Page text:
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Public Sector Unions Dealt Major Blow By Supreme Court

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Public sector unions were dealt a potentially crippling blow by the U.S. Supreme Court on Wednesday, with the court striking down an Illinois law requiring non-union workers to pay fees to cover the cost of collective bargaining.

In the 5 to 4 ruling, the Supreme Court's conservative justices argued the forced payment of so-called agency fees violates the First Amendment.

"The First Amendment is violated when money is taken from nonconsenting employees for a public-sector union; employees must choose to support the union before anything is taken from them," Justice Samuel Alito wrote for the majority.

He added, "Accordingly, neither an agency fee nor any other form of payment to a public-sector union may be deducted from an employee."

The fees were allowed to be required in the Supreme Court's 1977 opinion in Abood v. Detroit Board of Education, which Alito called "poorly reasoned."

President Donald Trump praised the court's decision in a post on Twitter, claiming the ruling will be a big loss for the financial prospects for Democrats.

"Supreme Court rules in favor of non-union workers who are now, as an example, able to support a candidate of his or her choice without having those who control the Union deciding for them. Big loss for the coffers of the Democrats!" Trump tweeted.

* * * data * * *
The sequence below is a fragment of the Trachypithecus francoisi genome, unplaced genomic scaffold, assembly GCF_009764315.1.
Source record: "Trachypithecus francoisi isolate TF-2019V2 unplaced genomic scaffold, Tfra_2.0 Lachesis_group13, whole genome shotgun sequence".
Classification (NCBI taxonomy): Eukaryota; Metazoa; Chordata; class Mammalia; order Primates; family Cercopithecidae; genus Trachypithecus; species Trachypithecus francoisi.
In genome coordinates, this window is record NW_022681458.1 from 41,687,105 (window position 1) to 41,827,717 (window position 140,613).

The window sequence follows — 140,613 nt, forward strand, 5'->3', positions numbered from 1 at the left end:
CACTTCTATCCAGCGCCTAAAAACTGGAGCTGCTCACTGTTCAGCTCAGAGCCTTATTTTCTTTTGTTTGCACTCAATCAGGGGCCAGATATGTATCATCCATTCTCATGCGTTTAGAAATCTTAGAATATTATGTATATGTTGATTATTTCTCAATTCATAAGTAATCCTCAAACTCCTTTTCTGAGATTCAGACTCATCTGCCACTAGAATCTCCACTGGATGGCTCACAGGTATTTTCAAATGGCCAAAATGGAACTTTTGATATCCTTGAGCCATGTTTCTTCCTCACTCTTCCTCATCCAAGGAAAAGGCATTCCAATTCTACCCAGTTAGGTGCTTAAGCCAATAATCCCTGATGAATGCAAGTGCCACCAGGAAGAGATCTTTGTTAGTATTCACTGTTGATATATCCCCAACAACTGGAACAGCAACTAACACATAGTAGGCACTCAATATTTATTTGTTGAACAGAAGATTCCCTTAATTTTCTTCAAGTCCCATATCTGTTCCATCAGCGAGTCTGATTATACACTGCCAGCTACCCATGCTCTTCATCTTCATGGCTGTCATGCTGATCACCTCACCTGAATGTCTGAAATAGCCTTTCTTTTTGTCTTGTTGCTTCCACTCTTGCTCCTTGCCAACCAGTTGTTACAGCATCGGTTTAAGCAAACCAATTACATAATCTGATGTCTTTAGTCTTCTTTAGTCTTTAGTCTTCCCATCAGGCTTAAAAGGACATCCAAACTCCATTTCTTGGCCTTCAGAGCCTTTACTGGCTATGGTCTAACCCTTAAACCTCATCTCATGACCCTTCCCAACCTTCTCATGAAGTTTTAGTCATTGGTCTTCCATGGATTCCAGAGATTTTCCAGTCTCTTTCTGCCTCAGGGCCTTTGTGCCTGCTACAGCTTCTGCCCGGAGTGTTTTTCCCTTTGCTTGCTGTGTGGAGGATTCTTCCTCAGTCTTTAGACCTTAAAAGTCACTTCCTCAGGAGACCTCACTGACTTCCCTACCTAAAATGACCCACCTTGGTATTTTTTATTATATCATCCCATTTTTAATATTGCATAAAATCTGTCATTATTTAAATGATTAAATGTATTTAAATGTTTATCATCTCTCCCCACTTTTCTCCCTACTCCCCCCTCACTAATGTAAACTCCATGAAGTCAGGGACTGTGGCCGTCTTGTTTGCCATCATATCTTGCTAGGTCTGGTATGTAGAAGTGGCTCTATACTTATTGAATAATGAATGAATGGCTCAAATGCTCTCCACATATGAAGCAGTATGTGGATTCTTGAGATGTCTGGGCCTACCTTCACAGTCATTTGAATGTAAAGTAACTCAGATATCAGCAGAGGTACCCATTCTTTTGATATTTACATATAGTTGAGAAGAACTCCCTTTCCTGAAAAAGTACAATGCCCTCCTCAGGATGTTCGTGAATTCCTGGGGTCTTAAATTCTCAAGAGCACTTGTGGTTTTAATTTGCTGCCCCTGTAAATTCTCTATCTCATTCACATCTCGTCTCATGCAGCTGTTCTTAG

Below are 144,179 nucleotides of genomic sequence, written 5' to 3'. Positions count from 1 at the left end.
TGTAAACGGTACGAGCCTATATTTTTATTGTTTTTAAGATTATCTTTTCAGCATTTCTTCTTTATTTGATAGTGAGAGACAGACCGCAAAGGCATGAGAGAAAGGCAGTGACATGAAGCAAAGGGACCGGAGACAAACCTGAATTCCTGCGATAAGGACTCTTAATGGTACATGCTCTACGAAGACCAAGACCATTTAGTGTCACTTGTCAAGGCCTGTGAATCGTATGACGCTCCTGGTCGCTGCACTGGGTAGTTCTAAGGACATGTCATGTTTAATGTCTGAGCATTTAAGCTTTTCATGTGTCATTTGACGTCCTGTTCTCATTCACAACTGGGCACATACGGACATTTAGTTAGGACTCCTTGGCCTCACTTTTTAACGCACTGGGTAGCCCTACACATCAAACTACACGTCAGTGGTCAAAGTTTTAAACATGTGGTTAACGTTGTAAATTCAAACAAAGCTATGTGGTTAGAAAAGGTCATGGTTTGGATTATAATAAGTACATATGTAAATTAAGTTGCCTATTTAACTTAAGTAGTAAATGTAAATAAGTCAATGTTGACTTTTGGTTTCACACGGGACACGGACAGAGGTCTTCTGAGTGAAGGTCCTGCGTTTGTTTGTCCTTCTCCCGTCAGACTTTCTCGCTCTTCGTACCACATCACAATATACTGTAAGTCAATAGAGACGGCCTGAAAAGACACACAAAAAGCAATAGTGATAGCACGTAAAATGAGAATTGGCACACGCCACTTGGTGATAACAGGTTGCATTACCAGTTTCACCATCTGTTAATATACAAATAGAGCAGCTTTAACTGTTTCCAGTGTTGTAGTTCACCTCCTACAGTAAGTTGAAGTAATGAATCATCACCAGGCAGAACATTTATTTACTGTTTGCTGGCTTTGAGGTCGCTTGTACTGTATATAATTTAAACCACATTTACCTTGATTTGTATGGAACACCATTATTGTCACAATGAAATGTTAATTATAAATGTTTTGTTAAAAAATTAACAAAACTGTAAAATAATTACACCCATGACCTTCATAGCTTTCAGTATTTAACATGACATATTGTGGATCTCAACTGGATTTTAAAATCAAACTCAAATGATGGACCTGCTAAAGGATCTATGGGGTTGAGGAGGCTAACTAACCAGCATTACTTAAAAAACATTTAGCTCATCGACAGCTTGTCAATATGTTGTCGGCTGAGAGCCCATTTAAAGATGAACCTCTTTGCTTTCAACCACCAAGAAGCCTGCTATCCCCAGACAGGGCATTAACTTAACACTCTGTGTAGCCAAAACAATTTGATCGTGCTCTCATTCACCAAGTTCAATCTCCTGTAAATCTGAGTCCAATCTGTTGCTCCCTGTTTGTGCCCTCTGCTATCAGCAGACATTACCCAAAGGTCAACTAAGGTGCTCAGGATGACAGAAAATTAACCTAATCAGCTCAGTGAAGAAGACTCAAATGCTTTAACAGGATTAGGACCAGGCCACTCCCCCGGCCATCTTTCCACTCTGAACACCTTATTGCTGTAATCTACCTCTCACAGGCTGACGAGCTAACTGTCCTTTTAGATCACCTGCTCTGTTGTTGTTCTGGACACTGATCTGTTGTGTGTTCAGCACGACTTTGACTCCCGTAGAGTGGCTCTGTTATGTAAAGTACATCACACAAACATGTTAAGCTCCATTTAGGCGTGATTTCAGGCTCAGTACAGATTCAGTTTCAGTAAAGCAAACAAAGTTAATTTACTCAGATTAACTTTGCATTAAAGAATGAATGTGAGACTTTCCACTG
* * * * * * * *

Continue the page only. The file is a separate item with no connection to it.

Agency fees are prevented from being used to support a union's political activities, although lawyers for Illinois state government worker Mark Janus argued collective bargaining with a government employer involves "inherently 'political'" speech.

Meanwhile, the unions contended the agency fees are needed to prevent non-members from becoming "free riders," enjoying the benefits of union representation without shouldering the costs.

Writing for the Supreme Court's more liberal wing, Justice Elena Kagan accused the majority of "weaponizing" the First Amendment and overthrowing a decision entrenched in the nation's law and economic life for over 40 years.

"The First Amendment was meant for better things," Kagan wrote. "It was meant not to undermine but to protect democratic governance—including over the role of public-sector unions."

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